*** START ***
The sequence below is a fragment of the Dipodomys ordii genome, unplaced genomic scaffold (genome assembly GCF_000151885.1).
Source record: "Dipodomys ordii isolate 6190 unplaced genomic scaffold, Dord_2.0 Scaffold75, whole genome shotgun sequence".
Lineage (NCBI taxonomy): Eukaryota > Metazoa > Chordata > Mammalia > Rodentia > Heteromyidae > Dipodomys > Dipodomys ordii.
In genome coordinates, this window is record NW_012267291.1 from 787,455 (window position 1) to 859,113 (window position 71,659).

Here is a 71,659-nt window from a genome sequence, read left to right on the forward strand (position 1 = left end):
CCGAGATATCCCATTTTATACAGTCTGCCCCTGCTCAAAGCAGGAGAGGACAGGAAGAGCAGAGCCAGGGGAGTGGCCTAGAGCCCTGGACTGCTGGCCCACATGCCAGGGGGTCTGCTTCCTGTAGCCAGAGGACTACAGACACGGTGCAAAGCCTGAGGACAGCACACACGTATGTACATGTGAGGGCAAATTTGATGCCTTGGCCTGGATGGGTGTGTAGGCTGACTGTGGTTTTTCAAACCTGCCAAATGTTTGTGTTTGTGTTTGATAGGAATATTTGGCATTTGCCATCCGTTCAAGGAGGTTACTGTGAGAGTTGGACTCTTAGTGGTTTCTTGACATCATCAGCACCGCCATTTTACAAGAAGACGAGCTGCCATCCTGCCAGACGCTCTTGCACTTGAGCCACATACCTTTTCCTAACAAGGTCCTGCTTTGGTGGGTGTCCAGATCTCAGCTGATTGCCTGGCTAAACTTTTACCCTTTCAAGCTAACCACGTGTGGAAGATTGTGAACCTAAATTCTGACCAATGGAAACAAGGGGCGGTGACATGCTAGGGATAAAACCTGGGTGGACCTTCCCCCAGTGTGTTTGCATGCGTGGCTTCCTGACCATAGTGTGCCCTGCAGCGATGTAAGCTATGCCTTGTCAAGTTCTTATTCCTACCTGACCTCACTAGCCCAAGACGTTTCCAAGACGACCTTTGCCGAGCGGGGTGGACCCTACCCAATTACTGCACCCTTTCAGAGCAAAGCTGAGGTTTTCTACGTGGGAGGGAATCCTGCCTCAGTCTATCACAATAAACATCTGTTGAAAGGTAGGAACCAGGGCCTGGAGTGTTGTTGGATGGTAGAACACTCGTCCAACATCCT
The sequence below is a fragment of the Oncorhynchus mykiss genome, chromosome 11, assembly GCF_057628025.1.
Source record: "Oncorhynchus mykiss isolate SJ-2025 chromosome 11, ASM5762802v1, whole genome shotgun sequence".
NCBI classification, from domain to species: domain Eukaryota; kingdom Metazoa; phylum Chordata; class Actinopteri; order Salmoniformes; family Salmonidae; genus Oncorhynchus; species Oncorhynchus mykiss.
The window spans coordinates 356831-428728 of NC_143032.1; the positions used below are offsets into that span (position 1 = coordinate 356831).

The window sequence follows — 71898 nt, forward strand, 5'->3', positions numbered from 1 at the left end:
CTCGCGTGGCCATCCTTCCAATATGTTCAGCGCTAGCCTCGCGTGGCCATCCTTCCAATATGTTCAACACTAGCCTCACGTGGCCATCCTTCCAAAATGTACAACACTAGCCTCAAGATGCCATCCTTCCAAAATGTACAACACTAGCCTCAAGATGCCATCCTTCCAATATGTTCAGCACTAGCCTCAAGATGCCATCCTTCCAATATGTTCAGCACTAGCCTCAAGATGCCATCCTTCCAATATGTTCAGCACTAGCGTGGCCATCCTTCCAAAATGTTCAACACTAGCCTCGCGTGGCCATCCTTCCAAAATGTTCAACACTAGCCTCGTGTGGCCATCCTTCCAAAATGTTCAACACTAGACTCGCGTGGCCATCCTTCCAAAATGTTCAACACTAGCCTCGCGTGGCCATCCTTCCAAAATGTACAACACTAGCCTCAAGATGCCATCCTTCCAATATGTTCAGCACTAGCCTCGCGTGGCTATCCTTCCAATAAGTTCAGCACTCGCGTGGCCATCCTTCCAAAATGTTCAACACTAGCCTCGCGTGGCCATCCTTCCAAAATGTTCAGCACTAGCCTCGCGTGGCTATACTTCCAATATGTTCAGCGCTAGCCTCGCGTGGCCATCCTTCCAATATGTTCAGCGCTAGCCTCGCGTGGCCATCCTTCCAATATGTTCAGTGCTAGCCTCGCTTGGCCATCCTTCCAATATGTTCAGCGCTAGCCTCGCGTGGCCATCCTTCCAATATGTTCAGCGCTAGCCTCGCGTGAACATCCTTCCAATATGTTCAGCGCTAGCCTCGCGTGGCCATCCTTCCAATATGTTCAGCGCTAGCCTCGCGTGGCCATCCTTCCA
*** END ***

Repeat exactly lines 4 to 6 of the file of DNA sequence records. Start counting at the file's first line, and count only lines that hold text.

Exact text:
In genome coordinates, this window is record NW_012267291.1 from 787,455 (window position 1) to 859,113 (window position 71,659).

Here is a 71,659-nt window from a genome sequence, read left to right on the forward strand (position 1 = left end):
CCGAGATATCCCATTTTATACAGTCTGCCCCTGCTCAAAGCAGGAGAGGACAGGAAGAGCAGAGCCAGGGGAGTGGCCTAGAGCCCTGGACTGCTGGCCCACATGCCAGGGGGTCTGCTTCCTGTAGCCAGAGGACTACAGACACGGTGCAAAGCCTGAGGACAGCACACACGTATGTACATGTGAGGGCAAATTTGATGCCTTGGCCTGGATGGGTGTGTAGGCTGACTGTGGTTTTTCAAACCTGCCAAATGTTTGTGTTTGTGTTTGATAGGAATATTTGGCATTTGCCATCCGTTCAAGGAGGTTACTGTGAGAGTTGGACTCTTAGTGGTTTCTTGACATCATCAGCACCGCCATTTTACAAGAAGACGAGCTGCCATCCTGCCAGACGCTCTTGCACTTGAGCCACATACCTTTTCCTAACAAGGTCCTGCTTTGGTGGGTGTCCAGATCTCAGCTGATTGCCTGGCTAAACTTTTACCCTTTCAAGCTAACCACGTGTGGAAGATTGTGAACCTAAATTCTGACCAATGGAAACAAGGGGCGGTGACATGCTAGGGATAAAACCTGGGTGGACCTTCCCCCAGTGTGTTTGCATGCGTGGCTTCCTGACCATAGTGTGCCCTGCAGCGATGTAAGCTATGCCTTGTCAAGTTCTTATTCCTACCTGACCTCACTAGCCCAAGACGTTTCCAAGACGACCTTTGCCGAGCGGGGTGGACCCTACCCAATTACTGCACCCTTTCAGAGCAAAGCTGAGGTTTTCTACGTGGGAGGGAATCCTGCCTCAGTCTATCACAATAAACATCTGTTGAAAGGTAGGAACCAGGGCCTGGAGTGTTGTTGGATGGTAGAACACTCGTCCAACATCCT